The two companies have bridged differences over pricing and other commercial terms, they said, paving the way for the Tata group–led consortium to emerge as India’s first indigenous telecom network solutions provider in a market dominated by global majors.
“There was a lot of procedural delay on pricing, but it is now expected to be finalised within a few days,” said one person cited above, adding that the Centre is keen to see a closure “as it has been pending for some time.” The public-private combine is expected to roll out BSNL’s 4G services across 100,000 towers or sites, the person added.
Tejas Networks, a unit of Tata Sons, which is the parent company of TCS, is expected to locally manufacture the network equipment for BSNL.
Rollout in 2023
The state-run telco serves some 111 million wireless subscribers.
The Centre for Development of Telematics (C-DoT), a government-owned telecommunications technology developer, has partnered with TCS to develop a core 4G solution as well as radio equipment.
“Effectively the TCS consortium, including C-DoT and Tejas, will be ready for 4G product rollout by early next year,” said the person cited above.
BSNL, TCS and Tejas did not confirm the deal value until press time.
A successful rollout of BSNL’s 4G network could propel India into a coveted club of countries — such as the US, Sweden, Finland, South Korea and China — that have developed telecom network technology. The market is dominated by the likes of Sweden’s Ericsson, Finland’s Nokia and China’s Huawei, while Korea’s Samsung is also emerging as a key player.
Analysts reckon that a local 5G network solution also being developed by the Indian combine can place it in contention for a share of the $500-billion international telecom equipment market.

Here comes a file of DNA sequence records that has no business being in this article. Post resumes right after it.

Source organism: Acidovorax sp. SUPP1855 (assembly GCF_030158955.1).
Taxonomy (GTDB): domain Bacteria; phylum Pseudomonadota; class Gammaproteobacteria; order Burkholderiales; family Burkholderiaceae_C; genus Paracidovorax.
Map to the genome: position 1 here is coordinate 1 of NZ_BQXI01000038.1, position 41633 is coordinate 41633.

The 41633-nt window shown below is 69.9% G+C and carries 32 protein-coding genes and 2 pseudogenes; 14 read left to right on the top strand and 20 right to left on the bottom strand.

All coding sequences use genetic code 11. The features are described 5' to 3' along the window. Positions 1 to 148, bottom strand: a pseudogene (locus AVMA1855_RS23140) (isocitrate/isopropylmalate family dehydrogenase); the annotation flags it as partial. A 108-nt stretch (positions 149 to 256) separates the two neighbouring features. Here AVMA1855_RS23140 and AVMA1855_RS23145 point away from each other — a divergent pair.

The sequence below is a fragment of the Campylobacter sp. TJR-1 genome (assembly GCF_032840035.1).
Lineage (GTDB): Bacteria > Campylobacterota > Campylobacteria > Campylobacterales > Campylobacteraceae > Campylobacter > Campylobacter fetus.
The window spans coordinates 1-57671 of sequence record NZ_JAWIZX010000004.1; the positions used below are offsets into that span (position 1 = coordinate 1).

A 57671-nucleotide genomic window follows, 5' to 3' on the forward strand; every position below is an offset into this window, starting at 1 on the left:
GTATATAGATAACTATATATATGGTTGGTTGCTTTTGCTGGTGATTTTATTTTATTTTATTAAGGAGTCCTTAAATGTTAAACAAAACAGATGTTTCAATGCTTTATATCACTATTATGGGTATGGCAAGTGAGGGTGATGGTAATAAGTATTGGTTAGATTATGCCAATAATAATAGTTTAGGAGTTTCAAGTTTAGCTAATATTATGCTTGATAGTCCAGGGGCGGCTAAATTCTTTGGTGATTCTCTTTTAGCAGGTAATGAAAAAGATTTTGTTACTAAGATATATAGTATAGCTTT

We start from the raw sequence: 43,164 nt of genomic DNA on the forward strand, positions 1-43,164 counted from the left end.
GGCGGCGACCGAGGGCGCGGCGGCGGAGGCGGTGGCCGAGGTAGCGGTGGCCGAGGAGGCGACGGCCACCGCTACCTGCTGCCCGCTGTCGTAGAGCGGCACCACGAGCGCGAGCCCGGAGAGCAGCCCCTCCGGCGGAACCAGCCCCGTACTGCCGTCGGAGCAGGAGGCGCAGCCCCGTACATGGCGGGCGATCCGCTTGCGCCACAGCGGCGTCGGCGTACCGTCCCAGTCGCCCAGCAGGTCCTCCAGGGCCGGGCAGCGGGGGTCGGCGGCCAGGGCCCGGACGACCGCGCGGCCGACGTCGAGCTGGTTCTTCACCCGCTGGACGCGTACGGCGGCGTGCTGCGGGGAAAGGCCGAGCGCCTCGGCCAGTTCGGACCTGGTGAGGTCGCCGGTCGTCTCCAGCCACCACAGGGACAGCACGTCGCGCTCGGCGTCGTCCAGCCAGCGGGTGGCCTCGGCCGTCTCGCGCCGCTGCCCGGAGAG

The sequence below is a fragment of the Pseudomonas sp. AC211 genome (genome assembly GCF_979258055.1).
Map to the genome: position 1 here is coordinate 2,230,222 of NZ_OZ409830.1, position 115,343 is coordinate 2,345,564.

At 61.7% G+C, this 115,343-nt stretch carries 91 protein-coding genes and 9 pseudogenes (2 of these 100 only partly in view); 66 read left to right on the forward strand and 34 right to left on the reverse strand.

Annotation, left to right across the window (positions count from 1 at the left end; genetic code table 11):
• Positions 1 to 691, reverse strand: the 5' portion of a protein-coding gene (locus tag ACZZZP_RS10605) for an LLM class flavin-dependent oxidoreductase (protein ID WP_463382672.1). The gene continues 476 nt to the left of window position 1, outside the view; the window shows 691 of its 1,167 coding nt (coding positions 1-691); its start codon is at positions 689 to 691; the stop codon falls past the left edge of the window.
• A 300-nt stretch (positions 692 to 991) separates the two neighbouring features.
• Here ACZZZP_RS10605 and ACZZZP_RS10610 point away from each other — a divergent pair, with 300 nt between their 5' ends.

Once the 5G solution is tested, it will also allow TCS and Tejas Networks to take their offerings to private telcos in the country as well as to global operators, said DD Mishra, senior director analyst, Gartner.
In recent years, the government has been pushing for self-reliance in the telecommunications sector due to national security concerns. The political and military face-off with China has also led to Chinese firms such as Huawei and ZTE being barred from participating in India’s 5G rollout, while stiff conditions have been imposed on others.
Loss-making BSNL has been planning to launch 4G services since 2019 but in 2020, it was forced to cancel a tender due to restrictive conditions for domestic firms. Subsequently, it was directed to only utilise equipment from domestic companies.
The government has pegged the launch of 4G services as key to the struggling telco’s efforts to compete better with private sector rivals such as Reliance Jio and Bharti Airtel and revive operations.
The latest deal comes in the wake of the Rs 1.64-lakh bailout package for the carrier, which includes grant of spectrum, 4G launch and funding of operations and capital expenses, among other elements.
BSNL has worked with TCS, Tejas and C-DoT to test homegrown 4G technology as part of a Rs 200-crore proof of concept. The 5G stack is still undergoing testing, which is expected to be completed by the end of this year.
In July, TCS chief operating officer N Ganapathy Subramaniam told ET that the company was gearing up to deploy 4G solutions after a successful pilot, and that the 5G engagement was progressing. “We are geared to start equipment supply and deployment thereof much before the end of this year,” he had said.
Meanwhile, BSNL is in the process of setting up 6,000 4G sites using the 4G stack of C-DoT-TCS under a Rs 550-crore deal awarded earlier.